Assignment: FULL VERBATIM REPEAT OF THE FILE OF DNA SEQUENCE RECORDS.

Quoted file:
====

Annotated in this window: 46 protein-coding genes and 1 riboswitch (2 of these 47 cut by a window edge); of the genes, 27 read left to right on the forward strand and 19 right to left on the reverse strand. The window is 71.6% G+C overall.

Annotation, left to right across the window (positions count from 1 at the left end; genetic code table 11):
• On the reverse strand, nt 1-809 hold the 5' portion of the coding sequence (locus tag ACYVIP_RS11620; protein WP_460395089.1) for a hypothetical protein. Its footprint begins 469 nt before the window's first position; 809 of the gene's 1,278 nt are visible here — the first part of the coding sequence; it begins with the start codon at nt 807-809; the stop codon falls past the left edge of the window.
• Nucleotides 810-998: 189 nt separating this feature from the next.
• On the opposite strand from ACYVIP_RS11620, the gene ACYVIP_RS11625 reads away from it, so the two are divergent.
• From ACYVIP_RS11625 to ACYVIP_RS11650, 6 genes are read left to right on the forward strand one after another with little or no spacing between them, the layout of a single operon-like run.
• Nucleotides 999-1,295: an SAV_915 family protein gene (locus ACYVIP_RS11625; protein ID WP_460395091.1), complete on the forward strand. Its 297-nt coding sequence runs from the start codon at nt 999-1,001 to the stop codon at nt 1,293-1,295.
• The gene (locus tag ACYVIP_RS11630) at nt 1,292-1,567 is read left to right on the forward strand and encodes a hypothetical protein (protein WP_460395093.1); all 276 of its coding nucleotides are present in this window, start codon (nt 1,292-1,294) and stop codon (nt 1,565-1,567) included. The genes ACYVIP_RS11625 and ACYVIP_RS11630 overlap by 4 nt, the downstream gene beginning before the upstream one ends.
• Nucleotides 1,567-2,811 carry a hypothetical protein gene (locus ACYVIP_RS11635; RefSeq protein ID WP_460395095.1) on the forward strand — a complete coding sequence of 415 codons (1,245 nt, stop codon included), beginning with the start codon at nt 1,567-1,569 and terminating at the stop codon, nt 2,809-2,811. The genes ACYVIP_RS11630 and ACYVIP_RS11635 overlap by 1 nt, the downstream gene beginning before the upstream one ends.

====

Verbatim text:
Annotated in this window: 46 protein-coding genes and 1 riboswitch (2 of these 47 cut by a window edge); of the genes, 27 read left to right on the forward strand and 19 right to left on the reverse strand. The window is 71.6% G+C overall.

Annotation, left to right across the window (positions count from 1 at the left end; genetic code table 11):
• On the reverse strand, nt 1-809 hold the 5' portion of the coding sequence (locus tag ACYVIP_RS11620; protein WP_460395089.1) for a hypothetical protein. Its footprint begins 469 nt before the window's first position; 809 of the gene's 1,278 nt are visible here — the first part of the coding sequence; it begins with the start codon at nt 807-809; the stop codon falls past the left edge of the window.
• Nucleotides 810-998: 189 nt separating this feature from the next.
• On the opposite strand from ACYVIP_RS11620, the gene ACYVIP_RS11625 reads away from it, so the two are divergent.
• From ACYVIP_RS11625 to ACYVIP_RS11650, 6 genes are read left to right on the forward strand one after another with little or no spacing between them, the layout of a single operon-like run.
• Nucleotides 999-1,295: an SAV_915 family protein gene (locus ACYVIP_RS11625; protein ID WP_460395091.1), complete on the forward strand. Its 297-nt coding sequence runs from the start codon at nt 999-1,001 to the stop codon at nt 1,293-1,295.
• The gene (locus tag ACYVIP_RS11630) at nt 1,292-1,567 is read left to right on the forward strand and encodes a hypothetical protein (protein WP_460395093.1); all 276 of its coding nucleotides are present in this window, start codon (nt 1,292-1,294) and stop codon (nt 1,565-1,567) included. The genes ACYVIP_RS11625 and ACYVIP_RS11630 overlap by 4 nt, the downstream gene beginning before the upstream one ends.
• Nucleotides 1,567-2,811 carry a hypothetical protein gene (locus ACYVIP_RS11635; RefSeq protein ID WP_460395095.1) on the forward strand — a complete coding sequence of 415 codons (1,245 nt, stop codon included), beginning with the start codon at nt 1,567-1,569 and terminating at the stop codon, nt 2,809-2,811. The genes ACYVIP_RS11630 and ACYVIP_RS11635 overlap by 1 nt, the downstream gene beginning before the upstream one ends.